While accessories like pillows, baskets, throws, books, vases, pots, plants (faux and real), and lamps are comparatively inexpensive next to buying new furniture and window coverings, when put together they are not necessarily a small expense. 


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For a tour my home was on recently, I purchased ten framed prints, five large pots, two table cloths (for permanent use, not for dining), silver picture frames, and a small area rug. This supplemented the things I already had. The tour was a success and two years later, I’m still delighted with the changes in my home.


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When shopping for accessories only buy the styles that truly resonate with you. Keep in mind you need to work around your architecture and existing furnishings, not just your personal taste.

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If your personal belongings are collecting dust that never seems to be cleaned, if your spouse or children are embarrassed to have guests over, or if “Hoarders” has contacted you recently to guest appear in an upcoming episode (teasing) it’s time to reduce or repurpose.




Don’t take your unwanted stuff to the thrift store yet, however. Do your makeover starting with the living room first, dining room second, master bedroom third, and so on. You’ll be amazed by the things you can repurpose in other areas of your home. Change is harder for some of us, but quality of life at home relies on healthy, sustainable changes. A home isn’t static. It needs regular attention to keep it functioning and attractive.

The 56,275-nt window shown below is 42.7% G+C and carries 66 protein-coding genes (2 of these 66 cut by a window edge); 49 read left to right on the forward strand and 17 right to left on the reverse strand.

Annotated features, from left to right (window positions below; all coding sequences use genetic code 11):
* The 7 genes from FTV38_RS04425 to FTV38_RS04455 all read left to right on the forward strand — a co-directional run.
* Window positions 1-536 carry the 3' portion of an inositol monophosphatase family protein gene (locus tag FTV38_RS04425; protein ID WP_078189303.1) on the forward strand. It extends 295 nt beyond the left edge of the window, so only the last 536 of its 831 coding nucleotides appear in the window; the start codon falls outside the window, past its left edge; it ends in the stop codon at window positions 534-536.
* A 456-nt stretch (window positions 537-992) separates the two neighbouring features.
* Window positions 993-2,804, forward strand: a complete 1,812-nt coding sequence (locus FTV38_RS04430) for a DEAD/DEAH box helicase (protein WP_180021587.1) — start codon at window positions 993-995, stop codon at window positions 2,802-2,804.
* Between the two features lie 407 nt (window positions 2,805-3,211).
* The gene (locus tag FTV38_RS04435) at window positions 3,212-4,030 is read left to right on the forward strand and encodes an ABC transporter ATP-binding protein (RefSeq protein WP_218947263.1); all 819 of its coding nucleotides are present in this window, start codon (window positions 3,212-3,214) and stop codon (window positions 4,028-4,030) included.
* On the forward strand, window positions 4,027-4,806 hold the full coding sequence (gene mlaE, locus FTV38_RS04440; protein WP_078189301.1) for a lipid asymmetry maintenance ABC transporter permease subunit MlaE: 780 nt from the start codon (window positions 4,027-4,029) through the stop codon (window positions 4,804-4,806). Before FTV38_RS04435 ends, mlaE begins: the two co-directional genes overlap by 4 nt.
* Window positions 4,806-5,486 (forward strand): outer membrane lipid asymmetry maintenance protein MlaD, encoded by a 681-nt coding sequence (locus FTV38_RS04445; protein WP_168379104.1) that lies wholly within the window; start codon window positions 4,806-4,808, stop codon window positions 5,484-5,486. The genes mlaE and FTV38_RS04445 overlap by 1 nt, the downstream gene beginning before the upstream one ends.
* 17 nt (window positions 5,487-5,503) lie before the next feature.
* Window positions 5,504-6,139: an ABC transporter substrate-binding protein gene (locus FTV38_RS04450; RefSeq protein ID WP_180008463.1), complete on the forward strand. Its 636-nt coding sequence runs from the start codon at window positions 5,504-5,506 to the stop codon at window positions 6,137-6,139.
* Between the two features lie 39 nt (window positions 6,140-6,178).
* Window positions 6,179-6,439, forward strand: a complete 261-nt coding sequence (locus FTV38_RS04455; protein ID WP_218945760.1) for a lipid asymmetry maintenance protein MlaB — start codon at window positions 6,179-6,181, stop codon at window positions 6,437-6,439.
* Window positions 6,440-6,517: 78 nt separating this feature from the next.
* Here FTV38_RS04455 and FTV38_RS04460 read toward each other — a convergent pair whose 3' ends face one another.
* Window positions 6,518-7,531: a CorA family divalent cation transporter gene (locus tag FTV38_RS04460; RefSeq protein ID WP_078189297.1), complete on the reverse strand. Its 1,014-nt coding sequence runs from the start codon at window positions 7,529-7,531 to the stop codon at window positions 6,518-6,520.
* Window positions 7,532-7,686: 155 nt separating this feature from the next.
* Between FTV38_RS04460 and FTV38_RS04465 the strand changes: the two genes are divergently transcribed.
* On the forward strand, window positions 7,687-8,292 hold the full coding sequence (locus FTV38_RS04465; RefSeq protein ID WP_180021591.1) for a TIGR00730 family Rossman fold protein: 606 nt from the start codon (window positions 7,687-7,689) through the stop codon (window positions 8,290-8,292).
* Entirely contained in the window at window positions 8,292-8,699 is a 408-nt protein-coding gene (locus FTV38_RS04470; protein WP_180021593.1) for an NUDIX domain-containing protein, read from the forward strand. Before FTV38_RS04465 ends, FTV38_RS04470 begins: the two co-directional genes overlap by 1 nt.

A Clean Sweep

One of the things I’ve learned being an interior designer and home maker and using a professional coach is that the cleaner and tidier the home, the more motivated I feel. When you eliminate or change things that are a nuisance to you, you get a tremendous energy boost. This is true of many things in life such as excess weight or a job you have outgrown. As someone smart once said, nature abhors a vacuum.
Get rid of the things that drain your energy to make room for better things to come.

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Tried and True: Easy to Remember Tips for Decorating and Designing Your Interiors

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When you have done something long enough, naturally you pick up a lot of tricks of the trade along the way. Here are a few of the tried and true, lessons and short cuts I’ve learned over the years.
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Paint, fabrics and flooring, if chosen well will make a home function well, look better and feel “right”.  Aim for clean, edited, well accoutered rooms first and foremost. Once that’s accomplished, you can throw in a few unexpected elements to give your rooms a little personality.



Always buy a small sample of at least three or four of your chosen paint colors and paint them on 8 x 11 pieces of art board. View them on different walls and at different times of day to get a clear idea of what the paint color will look like.


Even better, paint the colors directly in and around the corner of the wall opposite the main light source, wrapping each of them around the corner so the color can “bounce” off itself. Paint color reflects on itself and intensifies.



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I like to view paint colors next to white paper for perspective. I also like to compare colors that are similar to one another side by side. It’s especially helpful to compare neutrals this way.

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Never paint a bedroom red. Red is a dynamic, vibrant color and can be agitating in bedrooms. Use restful colors like soft greens, blues and even lavenders. Soft yellows and pinks if chosen correctly can be pretty too.